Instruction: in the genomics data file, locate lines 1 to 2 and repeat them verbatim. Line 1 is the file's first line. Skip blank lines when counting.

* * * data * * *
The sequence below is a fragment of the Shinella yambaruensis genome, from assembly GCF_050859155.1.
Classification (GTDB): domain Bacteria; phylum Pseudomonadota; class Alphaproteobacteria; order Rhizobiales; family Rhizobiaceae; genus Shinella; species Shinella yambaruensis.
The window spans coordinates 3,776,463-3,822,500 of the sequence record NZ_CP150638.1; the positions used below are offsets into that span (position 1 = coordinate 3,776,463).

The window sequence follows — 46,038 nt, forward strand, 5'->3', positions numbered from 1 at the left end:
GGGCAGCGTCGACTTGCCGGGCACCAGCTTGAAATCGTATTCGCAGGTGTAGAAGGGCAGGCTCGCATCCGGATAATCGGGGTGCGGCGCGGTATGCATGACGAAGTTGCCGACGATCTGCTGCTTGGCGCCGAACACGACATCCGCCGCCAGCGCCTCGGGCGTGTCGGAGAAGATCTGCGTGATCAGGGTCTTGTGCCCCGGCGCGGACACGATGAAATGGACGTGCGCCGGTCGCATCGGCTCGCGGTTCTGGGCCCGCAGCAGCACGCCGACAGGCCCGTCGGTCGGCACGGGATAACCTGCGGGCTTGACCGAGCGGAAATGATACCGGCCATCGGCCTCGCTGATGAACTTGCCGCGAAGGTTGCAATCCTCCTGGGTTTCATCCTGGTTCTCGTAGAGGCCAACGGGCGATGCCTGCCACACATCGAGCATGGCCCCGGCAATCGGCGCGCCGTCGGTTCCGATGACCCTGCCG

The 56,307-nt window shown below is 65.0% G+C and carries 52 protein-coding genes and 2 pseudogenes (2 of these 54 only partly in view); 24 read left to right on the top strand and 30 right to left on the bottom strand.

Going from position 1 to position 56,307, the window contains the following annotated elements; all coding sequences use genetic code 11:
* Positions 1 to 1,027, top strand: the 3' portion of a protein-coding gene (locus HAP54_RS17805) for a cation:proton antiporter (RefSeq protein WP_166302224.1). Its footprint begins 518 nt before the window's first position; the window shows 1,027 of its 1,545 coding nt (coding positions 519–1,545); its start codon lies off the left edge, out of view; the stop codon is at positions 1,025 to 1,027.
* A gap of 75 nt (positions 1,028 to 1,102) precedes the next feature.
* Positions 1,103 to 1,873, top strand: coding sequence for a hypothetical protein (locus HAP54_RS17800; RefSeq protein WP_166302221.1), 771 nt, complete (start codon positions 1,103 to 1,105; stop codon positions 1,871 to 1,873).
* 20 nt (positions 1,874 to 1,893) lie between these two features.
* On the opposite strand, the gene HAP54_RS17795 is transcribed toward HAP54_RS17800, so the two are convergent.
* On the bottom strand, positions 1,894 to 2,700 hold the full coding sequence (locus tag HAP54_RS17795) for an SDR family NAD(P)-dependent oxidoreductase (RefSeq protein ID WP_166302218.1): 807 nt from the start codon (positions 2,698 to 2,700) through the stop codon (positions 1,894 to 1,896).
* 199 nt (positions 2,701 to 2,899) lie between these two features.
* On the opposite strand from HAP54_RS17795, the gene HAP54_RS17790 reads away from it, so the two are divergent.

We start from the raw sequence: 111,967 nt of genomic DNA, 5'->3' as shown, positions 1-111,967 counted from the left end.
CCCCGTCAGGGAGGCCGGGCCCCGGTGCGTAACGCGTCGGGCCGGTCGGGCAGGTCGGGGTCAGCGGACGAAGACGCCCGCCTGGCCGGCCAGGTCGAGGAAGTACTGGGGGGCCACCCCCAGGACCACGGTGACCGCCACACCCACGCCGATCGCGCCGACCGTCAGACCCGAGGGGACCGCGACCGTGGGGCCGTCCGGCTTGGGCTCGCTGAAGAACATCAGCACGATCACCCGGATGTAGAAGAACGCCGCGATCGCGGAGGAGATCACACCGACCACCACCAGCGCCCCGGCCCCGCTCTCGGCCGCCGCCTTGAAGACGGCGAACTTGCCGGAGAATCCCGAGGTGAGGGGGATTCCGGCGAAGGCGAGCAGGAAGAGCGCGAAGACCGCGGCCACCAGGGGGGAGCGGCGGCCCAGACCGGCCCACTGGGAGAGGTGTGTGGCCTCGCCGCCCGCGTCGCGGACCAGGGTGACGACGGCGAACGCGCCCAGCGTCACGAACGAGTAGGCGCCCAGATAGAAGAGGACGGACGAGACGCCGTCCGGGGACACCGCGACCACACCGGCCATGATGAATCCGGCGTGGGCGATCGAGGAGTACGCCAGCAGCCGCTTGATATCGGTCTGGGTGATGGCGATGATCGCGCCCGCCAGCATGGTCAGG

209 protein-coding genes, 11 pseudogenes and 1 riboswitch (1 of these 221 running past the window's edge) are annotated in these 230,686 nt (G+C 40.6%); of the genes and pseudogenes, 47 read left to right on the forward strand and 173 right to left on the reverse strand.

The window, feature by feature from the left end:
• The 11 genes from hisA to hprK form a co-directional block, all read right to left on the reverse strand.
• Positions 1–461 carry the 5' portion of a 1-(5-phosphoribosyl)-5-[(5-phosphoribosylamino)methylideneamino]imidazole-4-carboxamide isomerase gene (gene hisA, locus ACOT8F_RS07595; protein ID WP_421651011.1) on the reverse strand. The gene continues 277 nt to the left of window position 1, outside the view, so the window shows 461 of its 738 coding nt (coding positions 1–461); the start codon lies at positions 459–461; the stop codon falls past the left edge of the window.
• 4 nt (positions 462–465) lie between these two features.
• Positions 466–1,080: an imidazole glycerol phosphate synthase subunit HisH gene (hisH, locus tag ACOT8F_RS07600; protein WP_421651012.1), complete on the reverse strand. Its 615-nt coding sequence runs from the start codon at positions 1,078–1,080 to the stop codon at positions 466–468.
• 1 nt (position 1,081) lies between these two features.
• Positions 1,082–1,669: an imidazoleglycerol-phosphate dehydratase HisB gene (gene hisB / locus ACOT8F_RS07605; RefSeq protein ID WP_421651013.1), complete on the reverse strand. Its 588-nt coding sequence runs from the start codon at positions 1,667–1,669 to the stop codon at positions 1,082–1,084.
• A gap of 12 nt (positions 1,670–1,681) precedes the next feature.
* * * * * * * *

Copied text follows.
The sequence below is a fragment of the Shinella yambaruensis genome, from assembly GCF_050859155.1.
Classification (GTDB): domain Bacteria; phylum Pseudomonadota; class Alphaproteobacteria; order Rhizobiales; family Rhizobiaceae; genus Shinella; species Shinella yambaruensis.